Clashing Reports Offer No Firm Answer On Arafat Poisoning
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The longstanding mystery surrounding the death of Palestinian leader Yasser Arafat deepened this week. A Swiss laboratory analysis of Arafat's remains showed enough radioactive polonium to support the theory that he was poisoned. But today, the Palestinian Authority revealed the results of a separate, Russian analysis; and that report did not support the theory that he died of polonium poisoning. NPR's Emily Harris reports from Jerusalem.
EMILY HARRIS, BYLINE: Despite the Russian lab findings, Palestinian officials insist that Arafat was murdered nine years ago. Tawfik Tirawi leads the official Palestinian investigation into Arafat's death. Today, he vowed to find those responsible and bring them to justice.
TAWFIK TIRAWI: (Through translator) The crime has different facets. It's not enough to know just the perpetrator of the act. We have to understand the tool that led to the killing.
HARRIS: Tirawi repeated Palestinian accusations that Israel was behind Arafat's death. Israeli foreign ministry spokesman Yigal Palmor repeated the government's denial.
YIGAL PALMOR: Israel did not kill Arafat and, you know, enough with this Palestinian nonsense. They keep making these groundless accusations without the minimum proof of anything. No, Israel did not kill Yasser Arafat - period.
HARRIS: Journalist Matthew Kalman has covered the Israeli-Palestinian conflict for 15 years. Israeli denials, he says, do nothing to sway Palestinian public opinion.
MATTHEW KALMAN: The problem with the Israelis is that they sound exactly the same when they're denying something because they should be denying it, and when they're denying something and they're not telling the truth.
HARRIS: But Kalman's own investigations for a book he co-authored this year, "The Murder of Yasser Arafat," indicate that Israel was not involved.
KALMAN: Our research behind the scenes with the people who basically would've carried out this assassination had it been Israeli policy, suggests that they didn't do it.
HARRIS: Many ordinary Palestinians say they don't know who killed their longtime leader, but they'd really like to.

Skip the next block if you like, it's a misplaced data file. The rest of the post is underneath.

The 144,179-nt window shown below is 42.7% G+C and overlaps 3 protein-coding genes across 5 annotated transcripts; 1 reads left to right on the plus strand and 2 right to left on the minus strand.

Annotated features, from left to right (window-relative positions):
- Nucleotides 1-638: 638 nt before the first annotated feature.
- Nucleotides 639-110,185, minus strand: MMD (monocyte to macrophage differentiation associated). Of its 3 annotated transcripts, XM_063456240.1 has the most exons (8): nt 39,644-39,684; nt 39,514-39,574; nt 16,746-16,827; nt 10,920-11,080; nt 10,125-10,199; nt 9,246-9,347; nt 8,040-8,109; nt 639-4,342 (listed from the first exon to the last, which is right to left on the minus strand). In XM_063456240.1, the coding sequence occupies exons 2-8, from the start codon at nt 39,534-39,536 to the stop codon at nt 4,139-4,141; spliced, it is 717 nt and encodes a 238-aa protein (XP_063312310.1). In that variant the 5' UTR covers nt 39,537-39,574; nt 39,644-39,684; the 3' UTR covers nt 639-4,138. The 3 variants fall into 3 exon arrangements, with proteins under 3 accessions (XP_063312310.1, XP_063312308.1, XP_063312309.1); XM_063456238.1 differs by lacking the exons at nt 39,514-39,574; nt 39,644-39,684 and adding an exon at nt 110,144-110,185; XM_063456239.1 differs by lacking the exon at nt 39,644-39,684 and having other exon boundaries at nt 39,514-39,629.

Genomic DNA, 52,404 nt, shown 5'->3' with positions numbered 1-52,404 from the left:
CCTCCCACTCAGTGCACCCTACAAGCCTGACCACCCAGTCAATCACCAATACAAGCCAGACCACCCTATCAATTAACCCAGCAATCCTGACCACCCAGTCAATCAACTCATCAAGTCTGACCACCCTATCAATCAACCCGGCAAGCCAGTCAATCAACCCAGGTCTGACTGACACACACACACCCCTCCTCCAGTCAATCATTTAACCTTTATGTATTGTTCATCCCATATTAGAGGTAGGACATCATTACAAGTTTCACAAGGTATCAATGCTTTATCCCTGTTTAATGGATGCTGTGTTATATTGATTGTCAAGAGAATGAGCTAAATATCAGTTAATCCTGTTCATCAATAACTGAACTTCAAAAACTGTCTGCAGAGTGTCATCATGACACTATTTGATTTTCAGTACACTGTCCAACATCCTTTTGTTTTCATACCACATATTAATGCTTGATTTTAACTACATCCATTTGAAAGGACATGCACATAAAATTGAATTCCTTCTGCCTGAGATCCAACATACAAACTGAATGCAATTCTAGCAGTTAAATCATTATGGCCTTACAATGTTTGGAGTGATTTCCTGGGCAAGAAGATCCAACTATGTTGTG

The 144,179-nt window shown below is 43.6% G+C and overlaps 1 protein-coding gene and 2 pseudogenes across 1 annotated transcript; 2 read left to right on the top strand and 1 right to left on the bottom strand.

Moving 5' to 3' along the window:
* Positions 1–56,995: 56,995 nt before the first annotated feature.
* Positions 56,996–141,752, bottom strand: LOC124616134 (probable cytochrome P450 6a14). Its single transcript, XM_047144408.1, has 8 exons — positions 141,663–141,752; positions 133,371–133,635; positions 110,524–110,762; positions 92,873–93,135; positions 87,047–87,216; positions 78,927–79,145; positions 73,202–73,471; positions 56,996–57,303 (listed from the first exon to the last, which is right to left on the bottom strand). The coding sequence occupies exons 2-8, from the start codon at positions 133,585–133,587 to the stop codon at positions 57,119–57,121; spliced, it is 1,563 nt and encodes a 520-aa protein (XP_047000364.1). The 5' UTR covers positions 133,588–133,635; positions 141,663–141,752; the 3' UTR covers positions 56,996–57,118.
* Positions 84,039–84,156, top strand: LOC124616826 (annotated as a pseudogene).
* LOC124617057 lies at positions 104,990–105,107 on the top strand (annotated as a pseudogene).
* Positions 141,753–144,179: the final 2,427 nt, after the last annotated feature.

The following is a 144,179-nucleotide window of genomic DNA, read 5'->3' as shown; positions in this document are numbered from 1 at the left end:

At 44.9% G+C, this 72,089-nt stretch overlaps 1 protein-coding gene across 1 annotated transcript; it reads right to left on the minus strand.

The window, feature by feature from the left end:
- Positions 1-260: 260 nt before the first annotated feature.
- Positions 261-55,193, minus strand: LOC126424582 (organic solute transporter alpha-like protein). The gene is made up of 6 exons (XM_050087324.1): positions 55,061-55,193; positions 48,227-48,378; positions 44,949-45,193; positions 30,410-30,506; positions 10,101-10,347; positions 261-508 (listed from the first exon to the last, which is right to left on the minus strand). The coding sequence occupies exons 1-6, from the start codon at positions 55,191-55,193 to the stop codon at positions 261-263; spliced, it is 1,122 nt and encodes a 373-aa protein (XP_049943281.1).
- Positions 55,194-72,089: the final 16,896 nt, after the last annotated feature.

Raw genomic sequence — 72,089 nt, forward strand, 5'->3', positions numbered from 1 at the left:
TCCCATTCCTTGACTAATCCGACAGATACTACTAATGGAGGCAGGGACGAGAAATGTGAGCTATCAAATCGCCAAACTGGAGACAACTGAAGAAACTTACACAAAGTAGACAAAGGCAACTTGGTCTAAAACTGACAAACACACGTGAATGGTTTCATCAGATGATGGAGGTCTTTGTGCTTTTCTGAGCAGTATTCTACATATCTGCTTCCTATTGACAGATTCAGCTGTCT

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HARRIS: Fruit peddlers on bicycles hawk tangerines on a balmy evening in Gaza City. People relaxing in a park talk more about the worsening electricity shortage than the latest twist in the Arafat story. But Tagari Hamda(ph) says she wants the mystery of his death solved.
TAGARI HAMDA: (Through translator) Arafat is the symbol of the Palestinian state. That's why the people who were behind his death should be discovered. For sure, Israel was involved. But I want to know if others were, too.
HARRIS: Fifty miles away, in the West Bank, on the recently built Arafat Square in Ramallah, car parts salesman Mohammed AbdulRahmin(ph) is doing a little shopping. Who killed Arafat? Pick anyone, he says.
MOHAMMED ABDULRAHMIN: (Through translator) It was in many people's interest to kill Arafat. Some hoped to gain power after his death. Maybe there's also an international interest in his death.
HARRIS: Israeli? Palestinian? American?
ABDULRAHMIN: (Through translator) Maybe all of those, plus all of them together.
HARRIS: The Palestinian committee investigating Arafat's death is waiting for one more lab report - from France, where Arafat died in a military hospital. Journalist Matthew Kalman isn't sure how far the Palestinian investigators will be willing to go.
KALMAN: When Tawfik Tirawi, who's heading the official Palestinian investigation, says that the aim is find the tool - and by that, he means the person who delivered this deadly dose to Arafat - then the only direction that leads him is directly back into the central circle surrounding Yasser Arafat, and many of those people are still in position today.
HARRIS: At least one Palestinian walking on Arafat Square this morning hopes officials follow all leads, wherever they go.
UNIDENTIFIED MAN: For the truth. It's important for the truth.
HARRIS: Emily Harris, NPR News, Jerusalem.
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